With about a week and a half left in the open enrollment period for health insurance purchased on the federal exchange, the number of Montanans who have enrolled so far is down.
By Monday, 10,560 people in the state had signed up for plans with coverage starting in 2020, according to the federal Centers for Medicare and Medicaid. At the same point last year, the fourth week of the enrollment period, 11,241 had enrolled. In 2017, 13,926 had signed up by the fourth week.
The open enrollment period ends Dec. 15. Plans sold on the federal exchange this year for Montana will have lower premiums than in years past, attributable to a reinsurance program the state Legislature passed earlier this year.
In June, all three insurance companies that sell plans on the exchange in Montana proposed premium reductions, citing the reinsurance program, with decreases ranging from 8% to 14%.
Enrollment numbers typically jump in the final week or so of the period. In 2018, according to numbers from the Centers for Medicare and Medicaid, 45,733 Montanans enrolled for health insurance plans on the exchange. That was down about 2,000 from the year before.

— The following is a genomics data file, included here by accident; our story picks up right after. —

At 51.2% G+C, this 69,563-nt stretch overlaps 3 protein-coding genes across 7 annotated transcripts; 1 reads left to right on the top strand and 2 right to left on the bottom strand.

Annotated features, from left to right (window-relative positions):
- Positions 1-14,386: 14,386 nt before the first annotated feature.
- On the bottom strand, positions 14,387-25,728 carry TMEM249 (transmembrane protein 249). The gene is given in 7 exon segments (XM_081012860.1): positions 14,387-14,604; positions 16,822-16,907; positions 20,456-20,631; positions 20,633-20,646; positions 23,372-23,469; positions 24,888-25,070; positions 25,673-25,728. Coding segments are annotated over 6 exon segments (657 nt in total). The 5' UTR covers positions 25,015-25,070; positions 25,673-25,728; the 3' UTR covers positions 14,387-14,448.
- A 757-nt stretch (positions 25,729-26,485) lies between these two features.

Enrollment has declined in the last few years, as the period to sign up for coverage has been cut in half, advertising money from the federal government was slashed, and the mandate individuals carry health insurance coverage became toothless.
In 2018 Montana had no applicants to be navigators that help people select insurance plans, after the funding for the program was cut under the Trump administration, from $63 million in 2016 to $36.1 million the following year and $10 million by 2018. Funding was $10 million again this year, with $100,000 available in Montana.
This year, however, Montana had one applicant to be a navigator, First Choice Services, a West Virginia organization certified by the state Auditor's office.
First Choice Services is working under the name Montana Navigator, said outreach coordinator Jeremy Smith.
Their number is 406-430-0005.
In other parts of the country, the organization operates gambling addiction, substance use disorder, tobacco quit and suicide crisis telephone help lines. After seeing no one apply for Montana's grant, Smith said First Choice Services considered expanding here and using the same help-by-phone model it has elsewhere. It also applied for and got grants to provide navigator services in New Hampshire and Iowa this year.
First Choice Services had also worked under a navigator grant in West Virginia, where it saw its budget cut from $600,000 to $100,000.
"We revamped our program and based it from our home office as a social service help line," Smith said. "We really didn't miss a beat. We were still able to help just as many people as we always did."
Smith said his organization has been able to overcome not being able to sit down and meet with people in person by coaching staff to be personable and make sure they don't confuse people to think it's a sales call.